Where: Sax Pub
Some Slovenes don’t eat gelato; some Indians, like Amrita Roy Choudhury, don’t drink tea. She also doesn’t know what the word curry entails, as this Western-world beloved term is not used in her language. But she sure does speak the language of love: to a Slovenian, and to her cookblog Taste buds.
You came to Slovenia, to Ljubljana five years ago to pursue your PhD in bioinformatics at the National Institute of Chemistry. How are your studies going and what are you intentions afterwards?
I just finished my PhD and am still living with my husband Blaž in the dorm for postgrads in Bežigrad. Currently I am not looking for a job, but for a post-doc: as I want to stay in academics, this is a must.
Probably not. The bioinformatics scene is not huge here, it is not well-known abroad.
You do keep a cookblog. What cuisine do you specialise in?
I adore cooking. Of course I cook Indian – Northern Indian and Bengali cuisine, as I am from the northern part – but I like to experiment a lot and learn about new dishes, ingredients. Slovenian too, of course. Some Indians living in Europe who are my devoted readers tell me they don’t have to call their mom now how to prepare some of our food as they read my blog.
Do you get all the ingredients in Slovenia?
I used to get most of the stuff from India, Germany or Austria, but now things are improving here. I recently found two stores which sell a few of the lentils and spices.
Let’s demistify curry. What’s curry for you?
I have no clue what curry powder is. It seems more like a generic term used by the Western world. In India, we don’t have it. What we do is to just mix up some basic ingredients in different proportions to get what we call in English curry. We don’t have the word curry in any Indian language, as far as I know. What Westerners call curry as a dish is some sort of gravy with all these spices. I have no definition of curry myself.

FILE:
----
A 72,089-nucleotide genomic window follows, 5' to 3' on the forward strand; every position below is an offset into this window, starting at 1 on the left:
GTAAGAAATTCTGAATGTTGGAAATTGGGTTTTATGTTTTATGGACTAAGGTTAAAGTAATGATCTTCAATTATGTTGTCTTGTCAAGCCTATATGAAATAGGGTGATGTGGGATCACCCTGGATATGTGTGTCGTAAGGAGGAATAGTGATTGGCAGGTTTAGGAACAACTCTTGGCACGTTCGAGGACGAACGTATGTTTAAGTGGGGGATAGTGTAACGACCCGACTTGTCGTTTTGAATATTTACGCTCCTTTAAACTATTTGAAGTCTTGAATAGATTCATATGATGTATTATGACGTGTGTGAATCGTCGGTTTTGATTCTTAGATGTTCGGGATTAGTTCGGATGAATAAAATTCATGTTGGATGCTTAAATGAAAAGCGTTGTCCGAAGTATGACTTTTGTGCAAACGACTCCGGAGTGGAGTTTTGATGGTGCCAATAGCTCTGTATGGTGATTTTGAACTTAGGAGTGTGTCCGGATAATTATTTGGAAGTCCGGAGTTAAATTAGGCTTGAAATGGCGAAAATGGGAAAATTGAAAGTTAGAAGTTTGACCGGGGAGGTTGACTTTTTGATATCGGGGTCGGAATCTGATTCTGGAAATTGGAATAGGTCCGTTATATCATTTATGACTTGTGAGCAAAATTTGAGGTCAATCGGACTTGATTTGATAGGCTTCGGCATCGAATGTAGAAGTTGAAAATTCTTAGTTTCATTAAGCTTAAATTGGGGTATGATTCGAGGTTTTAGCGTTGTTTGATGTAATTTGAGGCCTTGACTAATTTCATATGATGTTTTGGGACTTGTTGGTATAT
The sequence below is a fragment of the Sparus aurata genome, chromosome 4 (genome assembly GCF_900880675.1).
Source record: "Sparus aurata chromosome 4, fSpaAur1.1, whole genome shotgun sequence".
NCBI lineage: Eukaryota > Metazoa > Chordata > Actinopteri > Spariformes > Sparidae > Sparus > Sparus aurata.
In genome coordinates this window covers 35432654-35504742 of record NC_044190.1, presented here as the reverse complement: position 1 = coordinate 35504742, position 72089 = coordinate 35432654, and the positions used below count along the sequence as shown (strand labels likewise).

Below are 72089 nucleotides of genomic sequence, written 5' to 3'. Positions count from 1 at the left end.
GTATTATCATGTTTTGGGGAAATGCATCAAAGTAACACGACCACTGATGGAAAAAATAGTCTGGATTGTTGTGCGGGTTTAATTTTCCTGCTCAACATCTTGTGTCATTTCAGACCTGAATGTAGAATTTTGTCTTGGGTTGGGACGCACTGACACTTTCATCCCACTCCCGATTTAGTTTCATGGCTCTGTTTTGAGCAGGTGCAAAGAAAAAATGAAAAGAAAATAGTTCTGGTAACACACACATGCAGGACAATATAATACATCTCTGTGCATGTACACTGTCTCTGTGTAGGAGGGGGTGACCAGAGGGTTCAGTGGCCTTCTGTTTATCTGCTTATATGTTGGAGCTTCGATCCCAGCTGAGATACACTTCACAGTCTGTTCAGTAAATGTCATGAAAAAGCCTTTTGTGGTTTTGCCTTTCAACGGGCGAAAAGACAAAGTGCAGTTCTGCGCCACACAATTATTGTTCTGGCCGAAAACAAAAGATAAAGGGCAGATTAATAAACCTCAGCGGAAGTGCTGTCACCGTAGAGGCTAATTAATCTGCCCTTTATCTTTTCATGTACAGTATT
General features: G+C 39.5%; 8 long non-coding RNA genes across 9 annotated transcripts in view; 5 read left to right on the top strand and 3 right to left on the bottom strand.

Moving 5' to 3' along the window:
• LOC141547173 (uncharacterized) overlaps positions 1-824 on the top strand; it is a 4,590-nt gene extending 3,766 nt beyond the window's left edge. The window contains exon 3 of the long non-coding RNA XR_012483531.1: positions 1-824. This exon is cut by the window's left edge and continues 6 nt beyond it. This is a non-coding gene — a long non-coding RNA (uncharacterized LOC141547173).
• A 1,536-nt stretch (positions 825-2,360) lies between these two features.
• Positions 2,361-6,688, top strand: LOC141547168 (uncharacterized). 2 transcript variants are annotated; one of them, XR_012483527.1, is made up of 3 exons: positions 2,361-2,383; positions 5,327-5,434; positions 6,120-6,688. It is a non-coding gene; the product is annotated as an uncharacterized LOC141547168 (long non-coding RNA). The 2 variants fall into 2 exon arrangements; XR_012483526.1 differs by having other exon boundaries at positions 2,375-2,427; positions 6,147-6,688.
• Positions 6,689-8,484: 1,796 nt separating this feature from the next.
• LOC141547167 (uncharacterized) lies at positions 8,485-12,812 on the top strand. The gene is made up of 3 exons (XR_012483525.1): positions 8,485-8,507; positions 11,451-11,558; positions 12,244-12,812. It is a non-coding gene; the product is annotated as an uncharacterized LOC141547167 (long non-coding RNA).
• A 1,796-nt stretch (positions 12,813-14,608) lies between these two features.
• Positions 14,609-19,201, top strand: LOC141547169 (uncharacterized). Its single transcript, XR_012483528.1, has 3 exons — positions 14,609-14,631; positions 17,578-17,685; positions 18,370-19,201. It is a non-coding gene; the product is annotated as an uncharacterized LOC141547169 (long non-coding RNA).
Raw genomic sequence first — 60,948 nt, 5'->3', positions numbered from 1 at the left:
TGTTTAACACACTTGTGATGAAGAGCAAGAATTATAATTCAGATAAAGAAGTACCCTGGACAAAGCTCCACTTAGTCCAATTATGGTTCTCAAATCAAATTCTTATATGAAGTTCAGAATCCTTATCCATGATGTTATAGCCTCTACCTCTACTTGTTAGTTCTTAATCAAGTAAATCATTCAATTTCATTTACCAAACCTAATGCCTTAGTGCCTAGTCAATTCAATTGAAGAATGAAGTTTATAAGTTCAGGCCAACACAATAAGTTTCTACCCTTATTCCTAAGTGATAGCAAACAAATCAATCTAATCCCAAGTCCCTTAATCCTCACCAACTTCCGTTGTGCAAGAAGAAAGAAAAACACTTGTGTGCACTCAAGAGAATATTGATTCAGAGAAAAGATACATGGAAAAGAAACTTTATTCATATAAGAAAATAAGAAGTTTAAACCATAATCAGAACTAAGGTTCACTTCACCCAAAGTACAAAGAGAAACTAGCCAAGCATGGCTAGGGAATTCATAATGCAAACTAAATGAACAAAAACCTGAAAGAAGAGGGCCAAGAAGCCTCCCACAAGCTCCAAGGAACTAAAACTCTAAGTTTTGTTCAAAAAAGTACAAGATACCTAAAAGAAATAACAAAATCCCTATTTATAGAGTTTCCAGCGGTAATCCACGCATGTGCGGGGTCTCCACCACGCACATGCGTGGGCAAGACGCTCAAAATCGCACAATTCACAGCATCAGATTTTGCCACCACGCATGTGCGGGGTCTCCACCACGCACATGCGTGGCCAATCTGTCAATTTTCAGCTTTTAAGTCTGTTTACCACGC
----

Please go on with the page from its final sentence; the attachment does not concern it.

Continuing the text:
How do you call those side dishes – gravy-like sauces, that come with dosa, idli etc.?
All of them are different and have different names. Two common things with dosa and idli are rasam and sambar, and they’re definitely not curry.
What about curry tree?
That’s a whole new thing again and has nothing to do with the curry you have in mind. The leaves from the curry plant are used to temper the oil and give flavours to all sorts of dishes besides the ‘curry’.
Beer or wine?
Neither. I don’t drink, haha, at all.
Tea or coffee?
Coffee because I’m not a fan of hot drinks that much. I like the flavour of coffee, even when I’m in India. Frankly I drink coffee only when I’m offered and it’s polite to accept. I drink cocoa, and lassies and fresh juices instead.
Favourite cafes and restaurants in Ljubljana?
I don’t really go to cafes much, but sometimes I stop in Cacao and Zvezda. Their location is convenient. I get their gelato, but not the coffee. I love gelato, of course!
Anything in Ljubljana dining scene you miss from abroad?
I would say there are not many restaurants showcasing different international cuisines. Also availability of Asian ingredients (especially fresh vegetables) is limited (or very expensive) compared to other Western countries. Understandably, this is due to low demand etc., and the scenario is slowly changing for better. What I really miss and crave for is the fast food. Burek, kebab, burger are really heavy and not for casual munching during an afternoon stroll. Coming from India, which offers a huge array of snacks, I feel the options here are very limited. Oh, I am also still surprised with the almost unavailability of ice-creams every winter! Haha! 🙂
If you could, who would you like to cook with?
I watch a lot of Australian cooking shows, so I would pick Maggie Beer.
Thanks for reading!
If you crave some more delicious experiences, come join our food tours! Or buy our super informative, mobile-friendly and helpful foodie e-guide. Also, if you need help with your travel planning to Ljubljana and/or Slovenia, do not hesitate to contact us as we do also offer these services. Cheers from the yummy side of the Alps!